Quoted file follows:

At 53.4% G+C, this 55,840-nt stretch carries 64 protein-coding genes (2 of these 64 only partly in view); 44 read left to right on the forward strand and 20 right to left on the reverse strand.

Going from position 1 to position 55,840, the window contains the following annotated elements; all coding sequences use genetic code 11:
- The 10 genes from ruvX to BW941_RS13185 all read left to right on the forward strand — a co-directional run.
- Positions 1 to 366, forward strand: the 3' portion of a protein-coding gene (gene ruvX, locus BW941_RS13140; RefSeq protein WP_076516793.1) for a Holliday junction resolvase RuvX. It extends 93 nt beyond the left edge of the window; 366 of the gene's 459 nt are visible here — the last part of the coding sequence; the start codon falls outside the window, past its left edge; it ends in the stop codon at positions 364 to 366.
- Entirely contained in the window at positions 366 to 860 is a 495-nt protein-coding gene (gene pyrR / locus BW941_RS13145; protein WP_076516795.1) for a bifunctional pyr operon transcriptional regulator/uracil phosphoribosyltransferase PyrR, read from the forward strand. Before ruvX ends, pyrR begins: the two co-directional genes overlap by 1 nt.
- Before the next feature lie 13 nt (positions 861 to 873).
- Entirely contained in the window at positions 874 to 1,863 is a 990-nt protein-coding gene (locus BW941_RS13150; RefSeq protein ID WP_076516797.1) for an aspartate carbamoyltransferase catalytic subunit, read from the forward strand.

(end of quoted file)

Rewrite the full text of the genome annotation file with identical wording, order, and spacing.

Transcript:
At 53.4% G+C, this 55,840-nt stretch carries 64 protein-coding genes (2 of these 64 only partly in view); 44 read left to right on the forward strand and 20 right to left on the reverse strand.

Going from position 1 to position 55,840, the window contains the following annotated elements; all coding sequences use genetic code 11:
- The 10 genes from ruvX to BW941_RS13185 all read left to right on the forward strand — a co-directional run.
- Positions 1 to 366, forward strand: the 3' portion of a protein-coding gene (gene ruvX, locus BW941_RS13140; RefSeq protein WP_076516793.1) for a Holliday junction resolvase RuvX. It extends 93 nt beyond the left edge of the window; 366 of the gene's 459 nt are visible here — the last part of the coding sequence; the start codon falls outside the window, past its left edge; it ends in the stop codon at positions 364 to 366.
- Entirely contained in the window at positions 366 to 860 is a 495-nt protein-coding gene (gene pyrR / locus BW941_RS13145; protein WP_076516795.1) for a bifunctional pyr operon transcriptional regulator/uracil phosphoribosyltransferase PyrR, read from the forward strand. Before ruvX ends, pyrR begins: the two co-directional genes overlap by 1 nt.
- Before the next feature lie 13 nt (positions 861 to 873).
- Entirely contained in the window at positions 874 to 1,863 is a 990-nt protein-coding gene (locus BW941_RS13150; RefSeq protein ID WP_076516797.1) for an aspartate carbamoyltransferase catalytic subunit, read from the forward strand.